| [ARTICLES] ARTIST INSIDE 2022 | Seungtaik Jang
ARTIST INSIDE 2022 | Seungtaik Jang
Layered Color Fields, Experiment with the Identity of Painting
Artist Seungtaik Jang is at the forefront of Korean color field abstract painting.|
At first glance, these abstract paintings may appear monotonous, but they have such a variety and complexity that they cannot be defined as a single group.
They can be a single color or multiple colors, and depending on how they are created, they can repeat actions or emphasize restraint.
The color surface can mean emptiness, or it can aim for fullness.
Seungtaik Jang has been experimenting with various materials and methods of painting in between these variations.
Please tell us about the works presented at Kiaf SEOUL.
It’s a series of “layered paintings” that I’ve been working on lately, featuring more than 100 canvases and 60 works on glass. The “layered paintings” are completed by using a specially made large brush to paint transparent layers of different colors and letting them dry. It had been a long time since I’d picked up a paintbrush again.
What inspired you to pick up a brush again?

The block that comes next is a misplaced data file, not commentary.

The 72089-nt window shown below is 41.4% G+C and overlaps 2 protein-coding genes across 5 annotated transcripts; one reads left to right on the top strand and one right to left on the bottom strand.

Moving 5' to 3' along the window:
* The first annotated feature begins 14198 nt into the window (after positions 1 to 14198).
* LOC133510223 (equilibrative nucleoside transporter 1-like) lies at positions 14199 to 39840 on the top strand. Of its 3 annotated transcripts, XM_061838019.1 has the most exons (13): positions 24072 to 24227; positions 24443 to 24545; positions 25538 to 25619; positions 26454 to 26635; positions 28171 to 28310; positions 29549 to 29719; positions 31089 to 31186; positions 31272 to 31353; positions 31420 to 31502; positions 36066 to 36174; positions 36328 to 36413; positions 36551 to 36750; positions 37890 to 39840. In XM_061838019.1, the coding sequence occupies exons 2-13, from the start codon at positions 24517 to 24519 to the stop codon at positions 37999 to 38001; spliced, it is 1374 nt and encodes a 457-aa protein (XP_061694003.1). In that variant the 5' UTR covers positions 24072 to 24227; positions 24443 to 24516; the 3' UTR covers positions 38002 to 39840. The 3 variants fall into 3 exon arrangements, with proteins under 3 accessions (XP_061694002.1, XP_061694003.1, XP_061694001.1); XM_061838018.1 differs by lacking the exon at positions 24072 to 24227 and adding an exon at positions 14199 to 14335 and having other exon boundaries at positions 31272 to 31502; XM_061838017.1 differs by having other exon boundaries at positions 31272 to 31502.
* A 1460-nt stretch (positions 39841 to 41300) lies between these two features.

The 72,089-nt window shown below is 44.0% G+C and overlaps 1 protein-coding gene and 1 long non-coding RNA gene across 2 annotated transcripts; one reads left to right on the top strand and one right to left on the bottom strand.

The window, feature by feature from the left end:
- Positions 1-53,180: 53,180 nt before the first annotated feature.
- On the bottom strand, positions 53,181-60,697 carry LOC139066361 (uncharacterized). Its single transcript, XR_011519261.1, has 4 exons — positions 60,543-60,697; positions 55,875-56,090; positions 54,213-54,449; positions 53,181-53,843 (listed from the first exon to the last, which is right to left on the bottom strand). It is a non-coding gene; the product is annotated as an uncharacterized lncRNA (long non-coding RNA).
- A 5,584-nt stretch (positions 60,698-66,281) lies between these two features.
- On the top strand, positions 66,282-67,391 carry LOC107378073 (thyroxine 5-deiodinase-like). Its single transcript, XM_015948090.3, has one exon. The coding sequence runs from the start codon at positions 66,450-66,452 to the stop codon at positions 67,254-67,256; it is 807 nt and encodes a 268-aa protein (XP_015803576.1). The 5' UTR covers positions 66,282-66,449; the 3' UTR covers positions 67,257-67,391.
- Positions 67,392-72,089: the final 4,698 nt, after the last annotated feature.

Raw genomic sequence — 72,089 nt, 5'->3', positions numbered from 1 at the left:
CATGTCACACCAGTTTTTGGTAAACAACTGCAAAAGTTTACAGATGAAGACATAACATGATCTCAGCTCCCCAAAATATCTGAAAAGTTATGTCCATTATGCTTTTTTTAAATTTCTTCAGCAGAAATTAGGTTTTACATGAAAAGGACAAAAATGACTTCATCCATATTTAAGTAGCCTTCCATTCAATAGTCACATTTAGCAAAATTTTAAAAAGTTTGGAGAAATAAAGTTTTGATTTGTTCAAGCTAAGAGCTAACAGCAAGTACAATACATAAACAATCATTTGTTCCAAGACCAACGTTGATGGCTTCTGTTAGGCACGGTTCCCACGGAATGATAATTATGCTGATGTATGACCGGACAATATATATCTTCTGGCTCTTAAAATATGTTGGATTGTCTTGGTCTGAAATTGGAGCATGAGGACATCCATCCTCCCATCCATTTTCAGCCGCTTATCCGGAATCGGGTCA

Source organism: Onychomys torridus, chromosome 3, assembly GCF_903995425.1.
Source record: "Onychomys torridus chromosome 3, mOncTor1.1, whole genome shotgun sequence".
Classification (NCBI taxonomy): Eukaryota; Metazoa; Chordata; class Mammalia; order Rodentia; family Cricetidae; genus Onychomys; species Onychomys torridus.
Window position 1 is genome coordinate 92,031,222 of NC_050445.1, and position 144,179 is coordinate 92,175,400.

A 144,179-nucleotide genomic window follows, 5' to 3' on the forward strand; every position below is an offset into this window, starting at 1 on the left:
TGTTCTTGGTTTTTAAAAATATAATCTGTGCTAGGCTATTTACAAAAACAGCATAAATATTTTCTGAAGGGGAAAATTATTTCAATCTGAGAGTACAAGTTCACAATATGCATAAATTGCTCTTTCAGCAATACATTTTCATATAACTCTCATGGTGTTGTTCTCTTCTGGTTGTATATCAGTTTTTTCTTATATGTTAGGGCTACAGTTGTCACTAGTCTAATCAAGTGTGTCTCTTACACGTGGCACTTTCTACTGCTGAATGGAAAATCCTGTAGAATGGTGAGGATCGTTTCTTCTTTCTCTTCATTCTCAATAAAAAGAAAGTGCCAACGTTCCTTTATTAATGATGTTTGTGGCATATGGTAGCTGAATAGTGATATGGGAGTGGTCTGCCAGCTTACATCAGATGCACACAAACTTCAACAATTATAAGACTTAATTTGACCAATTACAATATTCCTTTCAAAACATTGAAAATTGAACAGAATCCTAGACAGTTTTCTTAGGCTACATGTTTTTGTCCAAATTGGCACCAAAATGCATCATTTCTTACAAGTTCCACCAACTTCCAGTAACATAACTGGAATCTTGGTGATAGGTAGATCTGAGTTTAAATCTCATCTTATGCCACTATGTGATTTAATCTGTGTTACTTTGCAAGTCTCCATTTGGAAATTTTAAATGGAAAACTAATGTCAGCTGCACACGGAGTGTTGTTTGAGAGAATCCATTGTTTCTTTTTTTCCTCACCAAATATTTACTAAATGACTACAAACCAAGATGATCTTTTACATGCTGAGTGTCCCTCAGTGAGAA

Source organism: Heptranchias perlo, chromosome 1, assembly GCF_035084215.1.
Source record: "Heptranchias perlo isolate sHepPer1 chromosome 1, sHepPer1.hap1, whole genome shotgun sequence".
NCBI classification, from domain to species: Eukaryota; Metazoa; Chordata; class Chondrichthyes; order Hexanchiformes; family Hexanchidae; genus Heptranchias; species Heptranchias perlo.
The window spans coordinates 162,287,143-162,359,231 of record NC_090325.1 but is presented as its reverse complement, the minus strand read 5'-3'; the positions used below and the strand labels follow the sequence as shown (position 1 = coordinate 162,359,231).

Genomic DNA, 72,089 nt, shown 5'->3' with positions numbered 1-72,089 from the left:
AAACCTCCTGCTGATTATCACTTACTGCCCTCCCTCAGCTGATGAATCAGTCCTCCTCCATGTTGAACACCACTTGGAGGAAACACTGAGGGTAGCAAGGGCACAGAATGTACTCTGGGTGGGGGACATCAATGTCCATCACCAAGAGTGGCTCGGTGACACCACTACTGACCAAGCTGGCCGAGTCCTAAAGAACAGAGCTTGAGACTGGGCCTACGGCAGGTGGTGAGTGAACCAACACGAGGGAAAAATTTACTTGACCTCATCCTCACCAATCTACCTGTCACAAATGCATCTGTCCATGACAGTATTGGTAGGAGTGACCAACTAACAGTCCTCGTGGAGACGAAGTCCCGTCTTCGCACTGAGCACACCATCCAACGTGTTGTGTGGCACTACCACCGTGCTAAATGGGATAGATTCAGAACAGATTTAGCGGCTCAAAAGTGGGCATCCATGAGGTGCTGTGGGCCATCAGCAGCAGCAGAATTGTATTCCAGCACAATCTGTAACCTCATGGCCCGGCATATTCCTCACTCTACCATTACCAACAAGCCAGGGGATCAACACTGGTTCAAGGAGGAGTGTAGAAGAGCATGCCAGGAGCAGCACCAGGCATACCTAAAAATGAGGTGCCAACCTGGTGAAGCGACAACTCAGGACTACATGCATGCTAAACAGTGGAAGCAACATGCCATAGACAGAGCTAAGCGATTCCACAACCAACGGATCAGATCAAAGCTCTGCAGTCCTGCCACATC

I’ve been painting without brushes for the last 30 years, using my hands, flamethrowers, rollers, air-spray, etc… I’ve been experimenting with tools other than the traditional medium of canvas and brush, and the paintbrush was one of those tools I picked up again. The brush leaves too many trails with even the smallest movement, so I tried to minimize my movements while working on the ” layered paintings”. If I need another tool, I’ll switch it up.
The simple act of creating a colored plane as part of a larger whole creates a huge chromatic illusion. Is light what that illusion is ultimately about?
I thought to myself, where do the colors go when darkness falls? Color is created by light and has its body on the surface of an object. I wanted to reveal the multiplication of transparent colors through the effect of light. Light and color are key elements in my work. I could be working on glass or plastic, not on canvas, and my work would still be a painting because of the light and color.
I read in your author’s note that “artists today must assume the role of shaman and alchemist.” What do you mean by that?
A good artist has to have an extraordinary intuition about the world. They have to have an eye for true beauty, and they have to be wary of the complacency that comes with being trapped within the confines of tradition. I wrote it in the sense that you have to create something new with the materials of the current times. No paint flows and blends by chance.
Are you still striving for contemporaneity?
The artists of my generation, who still play with paint and enjoy drawing, don’t really keep up with the pace of the times, where the word “virtual” is the buzzword and space travel has become a thing. But my studio is my own eternal cradle, and I think I have no choice but to keep touching and looking at it with joy until I run out of energy.
Interview by Heaseung Kang, published on Kiaf 2022 Catalogue